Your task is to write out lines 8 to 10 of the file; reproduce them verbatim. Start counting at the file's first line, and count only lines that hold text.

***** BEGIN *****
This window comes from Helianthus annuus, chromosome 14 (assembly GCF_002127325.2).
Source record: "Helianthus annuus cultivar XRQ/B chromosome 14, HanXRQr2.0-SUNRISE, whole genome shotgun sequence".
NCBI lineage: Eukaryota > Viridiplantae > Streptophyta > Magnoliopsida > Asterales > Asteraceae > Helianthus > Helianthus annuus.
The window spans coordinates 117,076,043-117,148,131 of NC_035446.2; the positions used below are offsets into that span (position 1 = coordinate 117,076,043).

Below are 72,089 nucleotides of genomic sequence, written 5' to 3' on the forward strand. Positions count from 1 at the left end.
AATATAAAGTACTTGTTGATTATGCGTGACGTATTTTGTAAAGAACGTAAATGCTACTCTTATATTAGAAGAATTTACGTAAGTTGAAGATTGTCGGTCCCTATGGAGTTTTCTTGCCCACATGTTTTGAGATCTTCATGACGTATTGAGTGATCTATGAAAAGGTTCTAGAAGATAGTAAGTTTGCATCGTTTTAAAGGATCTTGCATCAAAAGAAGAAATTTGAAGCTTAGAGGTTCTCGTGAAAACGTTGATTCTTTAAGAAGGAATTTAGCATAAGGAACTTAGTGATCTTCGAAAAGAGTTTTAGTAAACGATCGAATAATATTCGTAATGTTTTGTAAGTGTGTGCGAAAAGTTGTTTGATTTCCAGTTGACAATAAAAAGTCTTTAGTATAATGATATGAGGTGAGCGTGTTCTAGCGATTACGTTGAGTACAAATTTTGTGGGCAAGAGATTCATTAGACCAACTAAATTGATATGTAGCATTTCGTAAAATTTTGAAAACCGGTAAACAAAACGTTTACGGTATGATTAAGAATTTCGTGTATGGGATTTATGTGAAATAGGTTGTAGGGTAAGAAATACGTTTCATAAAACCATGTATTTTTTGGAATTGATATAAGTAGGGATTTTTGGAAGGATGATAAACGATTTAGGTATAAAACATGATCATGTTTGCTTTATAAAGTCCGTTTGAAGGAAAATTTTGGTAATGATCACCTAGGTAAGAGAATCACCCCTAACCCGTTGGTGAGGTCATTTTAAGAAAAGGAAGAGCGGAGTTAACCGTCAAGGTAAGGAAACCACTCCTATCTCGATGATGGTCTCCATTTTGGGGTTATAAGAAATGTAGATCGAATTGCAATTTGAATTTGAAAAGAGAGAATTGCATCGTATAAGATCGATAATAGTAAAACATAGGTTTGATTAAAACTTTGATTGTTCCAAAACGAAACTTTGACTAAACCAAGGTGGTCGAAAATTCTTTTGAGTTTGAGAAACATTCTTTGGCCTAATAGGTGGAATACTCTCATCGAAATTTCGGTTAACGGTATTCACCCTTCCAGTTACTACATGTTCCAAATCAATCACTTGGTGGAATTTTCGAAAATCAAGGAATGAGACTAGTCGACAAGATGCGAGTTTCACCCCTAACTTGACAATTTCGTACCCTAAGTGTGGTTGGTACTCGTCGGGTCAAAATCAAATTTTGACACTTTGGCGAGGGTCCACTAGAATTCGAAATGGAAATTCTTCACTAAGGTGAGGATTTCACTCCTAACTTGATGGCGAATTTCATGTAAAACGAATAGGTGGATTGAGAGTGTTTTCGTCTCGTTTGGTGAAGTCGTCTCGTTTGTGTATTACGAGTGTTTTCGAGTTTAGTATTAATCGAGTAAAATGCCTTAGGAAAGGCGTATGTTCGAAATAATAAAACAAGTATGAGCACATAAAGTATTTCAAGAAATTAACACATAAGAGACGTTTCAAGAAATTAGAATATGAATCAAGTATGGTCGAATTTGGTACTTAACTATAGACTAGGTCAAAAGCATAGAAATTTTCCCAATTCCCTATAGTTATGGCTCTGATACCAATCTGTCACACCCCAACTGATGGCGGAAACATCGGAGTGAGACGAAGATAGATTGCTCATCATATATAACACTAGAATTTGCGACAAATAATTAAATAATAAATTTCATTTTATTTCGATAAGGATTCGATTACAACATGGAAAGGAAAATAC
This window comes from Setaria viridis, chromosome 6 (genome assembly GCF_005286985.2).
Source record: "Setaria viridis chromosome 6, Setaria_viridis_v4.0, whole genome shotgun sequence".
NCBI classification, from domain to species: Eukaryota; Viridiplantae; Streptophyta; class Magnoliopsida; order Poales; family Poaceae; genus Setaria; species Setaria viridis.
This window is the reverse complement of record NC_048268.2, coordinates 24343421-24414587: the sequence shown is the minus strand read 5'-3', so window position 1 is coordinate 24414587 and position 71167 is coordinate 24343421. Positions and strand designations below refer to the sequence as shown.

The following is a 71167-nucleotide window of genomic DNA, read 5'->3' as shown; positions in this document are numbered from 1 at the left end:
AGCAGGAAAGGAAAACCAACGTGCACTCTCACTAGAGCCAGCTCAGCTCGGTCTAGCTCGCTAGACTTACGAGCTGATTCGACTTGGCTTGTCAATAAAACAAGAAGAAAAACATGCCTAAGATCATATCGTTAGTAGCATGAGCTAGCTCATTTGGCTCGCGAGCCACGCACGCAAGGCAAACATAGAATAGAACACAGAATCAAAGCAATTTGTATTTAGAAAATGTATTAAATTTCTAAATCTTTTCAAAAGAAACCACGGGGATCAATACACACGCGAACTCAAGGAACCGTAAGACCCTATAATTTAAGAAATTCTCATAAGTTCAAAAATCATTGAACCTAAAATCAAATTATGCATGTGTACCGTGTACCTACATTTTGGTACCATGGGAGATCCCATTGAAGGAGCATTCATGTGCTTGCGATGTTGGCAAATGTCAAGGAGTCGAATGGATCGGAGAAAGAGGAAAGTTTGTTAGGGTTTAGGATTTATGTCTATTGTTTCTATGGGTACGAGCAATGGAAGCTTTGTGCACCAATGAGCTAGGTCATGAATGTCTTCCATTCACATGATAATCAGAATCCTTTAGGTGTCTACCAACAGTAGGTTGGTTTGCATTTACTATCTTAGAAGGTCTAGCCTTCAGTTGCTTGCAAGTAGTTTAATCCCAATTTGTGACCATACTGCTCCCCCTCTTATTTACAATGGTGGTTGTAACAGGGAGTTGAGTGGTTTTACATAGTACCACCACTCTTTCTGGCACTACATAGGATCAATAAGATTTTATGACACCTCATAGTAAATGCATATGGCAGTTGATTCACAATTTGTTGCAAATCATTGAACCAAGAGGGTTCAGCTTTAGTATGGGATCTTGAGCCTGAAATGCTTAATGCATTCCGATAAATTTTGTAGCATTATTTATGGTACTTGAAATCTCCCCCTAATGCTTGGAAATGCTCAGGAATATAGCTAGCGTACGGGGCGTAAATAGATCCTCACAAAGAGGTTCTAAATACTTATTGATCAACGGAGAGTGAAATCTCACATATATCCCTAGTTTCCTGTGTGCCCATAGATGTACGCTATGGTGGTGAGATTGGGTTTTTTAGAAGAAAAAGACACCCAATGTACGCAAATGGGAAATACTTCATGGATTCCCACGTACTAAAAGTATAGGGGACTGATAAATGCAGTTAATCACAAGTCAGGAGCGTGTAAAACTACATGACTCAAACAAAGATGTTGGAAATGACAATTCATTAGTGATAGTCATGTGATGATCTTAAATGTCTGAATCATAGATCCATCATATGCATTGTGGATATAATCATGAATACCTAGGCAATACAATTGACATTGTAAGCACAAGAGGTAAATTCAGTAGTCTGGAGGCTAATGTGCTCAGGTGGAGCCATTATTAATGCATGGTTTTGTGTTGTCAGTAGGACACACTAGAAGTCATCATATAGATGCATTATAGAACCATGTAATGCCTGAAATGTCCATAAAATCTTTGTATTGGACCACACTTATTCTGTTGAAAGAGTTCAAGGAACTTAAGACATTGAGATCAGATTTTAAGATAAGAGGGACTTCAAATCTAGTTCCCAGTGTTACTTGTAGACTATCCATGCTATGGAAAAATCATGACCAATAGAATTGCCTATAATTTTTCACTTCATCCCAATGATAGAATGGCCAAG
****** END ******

Source record: "Setaria viridis chromosome 6, Setaria_viridis_v4.0, whole genome shotgun sequence".
NCBI classification, from domain to species: Eukaryota; Viridiplantae; Streptophyta; class Magnoliopsida; order Poales; family Poaceae; genus Setaria; species Setaria viridis.
This window is the reverse complement of record NC_048268.2, coordinates 24343421-24414587: the sequence shown is the minus strand read 5'-3', so window position 1 is coordinate 24414587 and position 71167 is coordinate 24343421. Positions and strand designations below refer to the sequence as shown.